240 F2d 517 Matteson v. United States

240 F.2d 517

Grace M. MATTESON, as surviving executrix of the Last Will and Testament of Edward M. Markham, Plaintiff-Aplant,
UNITED STATES of America, Defendant-Appellee.

No. 112.

Docket 24214.

United States Court of Appeals Second Circuit.

Argued December 7, 1956.

Decided December 31, 1956.

Wilford A. Le Forestier, Troy, N. Y. (Draper & Bartle, Troy, N. Y., on the brief), for plaintiff-appellant.

Charles B. E. Freeman, Atty., Dept. of Justice, Washington, D. C. (Charles K. Rice, Asst. Atty. Gen., Lee A. Jackson and Harry Baum, Attys., Dept. of Justice, Washington, D. C., and Theodore F. Bowes, U. S. Atty., N.D.N.Y., Syracuse, N. Y., on the brief), for defendant-appellee.

Before CLARK, Chief Judge, and FRANK and LUMBARD, Circuit Judges.

CLARK, Chief Judge.

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Defendant asks us to dismiss as untimely this appeal taken by the plaintiff from the dismissal of her complaint in an action for the refund of estate taxes. Plaintiff's notice of appeal was filed 113 days after the judge had filed a memorandum-decision dismissing the complaint, and 56 days after the entry of a formal judgment to like effect signed by him at defendant's request. Under F.R.C.P., rule 73(a), her appeal must be taken within 60 days from judgment. In accordance with our decisions, reanalyzed and reappraised by the full court in The F. & M. Schaefer Brewing Co. v. United States, 2 Cir., 236 F.2d 889, the appeal is untimely and must be dismissed. We find no support in the record for plaintiff's contention that Judge Foley's failure to append his signature to the memorandum-decision showed his intent to delay judgment; we have no basis for judicial notice of so odd a method of signifying intent and in any event do not feel that the clear provisions of F.R. 58 can be limited or varied by such subjective reactions of the trier.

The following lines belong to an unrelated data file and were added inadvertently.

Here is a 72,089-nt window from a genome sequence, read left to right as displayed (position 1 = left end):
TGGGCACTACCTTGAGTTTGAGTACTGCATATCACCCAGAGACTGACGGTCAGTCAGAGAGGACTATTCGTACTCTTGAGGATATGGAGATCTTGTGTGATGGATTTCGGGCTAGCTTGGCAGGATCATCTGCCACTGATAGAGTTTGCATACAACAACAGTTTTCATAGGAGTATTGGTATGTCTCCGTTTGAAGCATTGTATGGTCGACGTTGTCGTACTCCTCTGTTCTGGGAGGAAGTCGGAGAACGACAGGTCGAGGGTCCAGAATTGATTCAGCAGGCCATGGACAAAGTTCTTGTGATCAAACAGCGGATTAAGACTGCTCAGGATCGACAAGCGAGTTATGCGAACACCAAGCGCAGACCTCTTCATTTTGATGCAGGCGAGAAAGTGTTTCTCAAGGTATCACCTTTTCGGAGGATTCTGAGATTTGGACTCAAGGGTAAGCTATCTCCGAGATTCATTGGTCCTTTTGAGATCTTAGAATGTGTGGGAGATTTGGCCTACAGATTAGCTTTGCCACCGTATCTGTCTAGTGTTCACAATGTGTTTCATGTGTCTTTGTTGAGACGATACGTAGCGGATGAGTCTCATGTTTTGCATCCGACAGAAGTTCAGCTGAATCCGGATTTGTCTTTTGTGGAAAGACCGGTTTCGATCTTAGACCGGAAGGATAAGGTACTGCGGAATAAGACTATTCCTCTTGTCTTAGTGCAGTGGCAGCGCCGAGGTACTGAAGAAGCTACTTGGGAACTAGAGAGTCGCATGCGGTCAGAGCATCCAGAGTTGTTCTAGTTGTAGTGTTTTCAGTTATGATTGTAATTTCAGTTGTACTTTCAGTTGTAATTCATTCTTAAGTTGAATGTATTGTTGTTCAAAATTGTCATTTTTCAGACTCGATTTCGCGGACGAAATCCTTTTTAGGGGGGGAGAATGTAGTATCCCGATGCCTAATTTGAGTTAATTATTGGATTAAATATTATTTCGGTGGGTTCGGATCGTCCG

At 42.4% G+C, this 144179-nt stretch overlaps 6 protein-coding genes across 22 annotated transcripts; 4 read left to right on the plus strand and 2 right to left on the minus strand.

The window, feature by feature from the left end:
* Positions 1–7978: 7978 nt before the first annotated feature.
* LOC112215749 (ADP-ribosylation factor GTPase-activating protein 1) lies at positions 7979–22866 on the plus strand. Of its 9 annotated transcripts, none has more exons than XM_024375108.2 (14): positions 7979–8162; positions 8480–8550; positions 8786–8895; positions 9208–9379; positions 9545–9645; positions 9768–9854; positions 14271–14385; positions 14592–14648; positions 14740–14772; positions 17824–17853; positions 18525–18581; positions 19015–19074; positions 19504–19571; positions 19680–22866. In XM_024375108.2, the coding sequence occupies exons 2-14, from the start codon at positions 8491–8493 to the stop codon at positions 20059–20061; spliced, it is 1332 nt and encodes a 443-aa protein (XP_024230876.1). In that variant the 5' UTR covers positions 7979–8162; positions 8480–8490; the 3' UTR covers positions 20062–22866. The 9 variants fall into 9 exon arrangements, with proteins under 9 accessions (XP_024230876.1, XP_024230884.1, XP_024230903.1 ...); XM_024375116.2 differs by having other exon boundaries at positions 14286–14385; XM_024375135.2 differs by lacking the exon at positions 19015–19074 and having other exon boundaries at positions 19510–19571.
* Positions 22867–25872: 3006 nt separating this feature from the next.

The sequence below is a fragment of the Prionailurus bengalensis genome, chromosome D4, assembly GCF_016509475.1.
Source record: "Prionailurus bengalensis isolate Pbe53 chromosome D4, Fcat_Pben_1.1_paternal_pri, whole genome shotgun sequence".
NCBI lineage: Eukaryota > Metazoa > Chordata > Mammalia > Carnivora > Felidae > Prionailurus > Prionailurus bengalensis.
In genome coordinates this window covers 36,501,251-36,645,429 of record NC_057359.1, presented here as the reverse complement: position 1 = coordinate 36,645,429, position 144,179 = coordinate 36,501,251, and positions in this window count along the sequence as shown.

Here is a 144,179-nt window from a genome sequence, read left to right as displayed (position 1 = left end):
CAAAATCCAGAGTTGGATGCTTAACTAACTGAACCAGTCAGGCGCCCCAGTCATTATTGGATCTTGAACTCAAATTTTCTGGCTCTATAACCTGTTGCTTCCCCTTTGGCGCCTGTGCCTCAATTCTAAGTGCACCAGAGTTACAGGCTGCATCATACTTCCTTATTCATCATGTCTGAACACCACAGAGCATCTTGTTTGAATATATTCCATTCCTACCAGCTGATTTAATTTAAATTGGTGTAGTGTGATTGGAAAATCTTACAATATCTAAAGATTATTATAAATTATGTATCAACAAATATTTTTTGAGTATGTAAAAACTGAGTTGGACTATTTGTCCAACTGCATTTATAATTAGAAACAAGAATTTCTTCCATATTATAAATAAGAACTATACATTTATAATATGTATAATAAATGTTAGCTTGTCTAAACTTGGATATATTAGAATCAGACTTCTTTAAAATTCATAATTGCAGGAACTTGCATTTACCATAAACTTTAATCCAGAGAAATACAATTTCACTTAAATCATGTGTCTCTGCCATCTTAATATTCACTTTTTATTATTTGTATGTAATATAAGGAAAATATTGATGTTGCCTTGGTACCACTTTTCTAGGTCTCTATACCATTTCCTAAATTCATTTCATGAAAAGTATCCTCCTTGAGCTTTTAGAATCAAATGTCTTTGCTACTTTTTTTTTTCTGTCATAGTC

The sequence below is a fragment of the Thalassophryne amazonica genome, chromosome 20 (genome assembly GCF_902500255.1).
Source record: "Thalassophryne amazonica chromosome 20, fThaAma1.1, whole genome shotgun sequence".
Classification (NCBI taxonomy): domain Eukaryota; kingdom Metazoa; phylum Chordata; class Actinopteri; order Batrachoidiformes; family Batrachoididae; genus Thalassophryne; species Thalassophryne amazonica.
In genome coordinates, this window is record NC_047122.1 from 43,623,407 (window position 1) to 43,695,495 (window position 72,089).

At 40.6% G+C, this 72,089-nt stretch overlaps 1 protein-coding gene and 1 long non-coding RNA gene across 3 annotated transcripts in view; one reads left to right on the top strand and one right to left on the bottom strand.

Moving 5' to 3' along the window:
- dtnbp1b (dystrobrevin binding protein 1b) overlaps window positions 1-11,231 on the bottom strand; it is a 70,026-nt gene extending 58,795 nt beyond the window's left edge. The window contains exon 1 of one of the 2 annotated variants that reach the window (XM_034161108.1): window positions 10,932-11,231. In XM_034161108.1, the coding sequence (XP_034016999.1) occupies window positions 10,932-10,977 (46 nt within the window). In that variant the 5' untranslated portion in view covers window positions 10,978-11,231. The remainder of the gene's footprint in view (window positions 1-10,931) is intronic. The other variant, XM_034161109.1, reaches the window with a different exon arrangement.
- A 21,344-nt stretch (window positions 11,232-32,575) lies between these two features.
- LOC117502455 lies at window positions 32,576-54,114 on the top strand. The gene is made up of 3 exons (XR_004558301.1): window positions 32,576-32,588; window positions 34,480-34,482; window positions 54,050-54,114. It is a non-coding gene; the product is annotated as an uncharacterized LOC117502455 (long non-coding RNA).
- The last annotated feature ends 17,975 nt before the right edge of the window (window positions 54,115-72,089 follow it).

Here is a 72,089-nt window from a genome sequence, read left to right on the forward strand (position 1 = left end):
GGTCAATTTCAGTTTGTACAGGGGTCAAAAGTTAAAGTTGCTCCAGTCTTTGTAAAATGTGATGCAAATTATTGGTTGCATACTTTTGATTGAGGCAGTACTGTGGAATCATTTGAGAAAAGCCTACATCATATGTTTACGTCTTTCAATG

We would stop here but that a distinguished Court of Appeals has now viewed our Schaefer holding as dependent on a local district court rule and has rendered a decision which it states not to be in accord with the language of our opinion to the extent that the latter may apply even where no such local rule exists. United States v. Higginson, 1 Cir., 238 F.2d 439. Since we viewed the local rule as merely corroborative of the practice actually required by F.R. 58, Judge Hartigan's opinion must be taken as disapproving our reasoning. True, there is room for distinction on the facts so far as disclosed; unlike our present case, which is an outright dismissal of the complaint, the lower court adjudication there was for recovery of a very substantial sum of money with interest which (so far as the slip opinion shows) was not shown in the judge's first direction. Moreover, as we have pointed out, the issue always turns on the trial judge's declared intent as to the judgment; and where he has not made that clear, some interpretation is necessary.1 But what points up our difference of view is that we do not think the trial judge's original statement is subject to reassessment and definition on the basis of his having later signed a formal judgment presented to him by counsel, whereas our brothers of the First Circuit conclude that his later action demonstrates that his first action was not intended to be a final adjudication. We think that this formulation of the governing rule will have untoward results in practice which have apparently not been contemplated so far as appears from the rather summary discussion in United States v. Higginson, supra.